EFFECTIVE AND COST-EFFECTIVE MEASURES TO REDUCE ALCOHOL MISUSE IN SCOTLAND: AN UPDATE TO THE LITERATURE REVIEW
SECTION TEN: OTHER ISSUES
This section reviews other issues from the literature that were not categorised by intervention type. The main findings of the previous review were;
one study has produced a ranking of effectiveness evidence across treatment areas;
evidence relating to workplace interventions is mixed;
structured cognitive-behavioural interventions may be the most effective intervention in prison settings but brief interventions may work with problem drinkers;
process of care may be an important factor in addressing specific populations groups, such as women and the elderly;
training needs for general professional groups need to be addressed;
costs for a general treatment programme in Scotland are provided; and
cost-offsets from interventions vary with patient characteristics, such as age and sex.
In this review, studies were identified relating to the needs of teenagers and women. The studies address drinking context and environment for teenagers and barriers to treatment for women.
10.1 This section summarises literature that cuts across the interventions covered in the earlier chapters. The only studies identified related to the needs of teenagers, women and those with a dual diagnosis of mental health and substance abuse disorders.
10.2 A number of reviews have considered the requirements of particular population groups with respect to alcohol misuse.
10.3 Newburn and Shiner (2001) review the problems relating to underage and teenage drinking. A number of areas are recommended for change but not based on a systematic review of the evidence. These mainly relate to structural changes in the drinking environment (e.g. restricting cheap promotions; pricing of low and non-alcoholic drinks and provision of food; plentiful seating and moderate noise levels; door policies) and social or cultural changes in the context in which teenage drinking takes place.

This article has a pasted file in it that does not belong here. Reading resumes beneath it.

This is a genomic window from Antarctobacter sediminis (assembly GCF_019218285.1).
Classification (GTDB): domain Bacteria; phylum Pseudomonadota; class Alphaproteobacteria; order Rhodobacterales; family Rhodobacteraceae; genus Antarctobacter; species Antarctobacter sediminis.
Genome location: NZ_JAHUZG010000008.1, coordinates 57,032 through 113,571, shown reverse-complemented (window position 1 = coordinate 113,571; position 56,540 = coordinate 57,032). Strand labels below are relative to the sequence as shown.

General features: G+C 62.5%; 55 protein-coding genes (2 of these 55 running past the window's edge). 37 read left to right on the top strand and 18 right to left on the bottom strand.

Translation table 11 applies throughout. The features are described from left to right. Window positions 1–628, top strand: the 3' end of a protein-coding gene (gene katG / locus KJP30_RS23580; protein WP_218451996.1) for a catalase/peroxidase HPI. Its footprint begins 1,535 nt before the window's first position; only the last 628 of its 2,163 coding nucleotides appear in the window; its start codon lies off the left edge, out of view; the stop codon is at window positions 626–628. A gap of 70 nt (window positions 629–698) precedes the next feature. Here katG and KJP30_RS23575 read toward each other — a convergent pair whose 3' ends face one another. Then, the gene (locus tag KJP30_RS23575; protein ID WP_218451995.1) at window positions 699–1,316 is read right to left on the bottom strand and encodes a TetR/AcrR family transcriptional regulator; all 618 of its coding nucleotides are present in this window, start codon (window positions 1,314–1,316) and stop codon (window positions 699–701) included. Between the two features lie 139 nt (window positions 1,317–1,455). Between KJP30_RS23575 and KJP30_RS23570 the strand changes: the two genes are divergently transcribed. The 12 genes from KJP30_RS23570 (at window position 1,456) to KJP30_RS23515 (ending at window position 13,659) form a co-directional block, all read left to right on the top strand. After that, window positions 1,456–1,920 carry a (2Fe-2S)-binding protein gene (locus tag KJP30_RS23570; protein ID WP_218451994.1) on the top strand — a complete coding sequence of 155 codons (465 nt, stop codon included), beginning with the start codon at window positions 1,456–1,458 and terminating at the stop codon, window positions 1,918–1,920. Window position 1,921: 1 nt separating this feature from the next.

10.4 Zilberman et al (2002) review gender differences relevant to treatment issues. Greater social stigma attached to substance abuse may result in less treatment seeking and deter professionals from asking about substance use. Women with substance use disorders have higher rates of psychiatric co morbidity. Some aspects of self-help groups, such as AA, may be perceived to be male oriented.
10.5 Ashley et al (2003) review the effectiveness of substance abuse programming for women, which they define as services that reduce barriers to women entering treatment or address treatment needs unique to women. The review is not specific to alcohol and of 7 RCTs included only one related to alcohol. This concerned women only outpatient and residential treatment and showed decreased alcohol use and reduced job loss compared with standard care. Thirty-one non-randomised studies were also reviewed, of which 9 make specific reference to alcohol. Overall the components with some evidence of impact on effectiveness were childcare; prenatal care; women only; supplemental services (such as education); mental health services; and comprehensive integration of women's needs into service programming. Some findings may have more relevant to other substances; for example, the finding that women having residential treatment stay in treatment longer if their children are with them may have limited implications for alcohol treatment which is mainly delivered on an outpatient or community basis with any residential stays typically being short.
10.6 Judd et al (2003) report the outcomes and costs of a dual diagnosis project. A before and after study of integrated treatment for 126 patients showed improved outcomes. Increases in mental health and physical health care costs were offset by savings in criminal justice and substance abuse treatment costs. Only 46% of the group studied were considered to be alcohol dependent and separate results are not given for this group.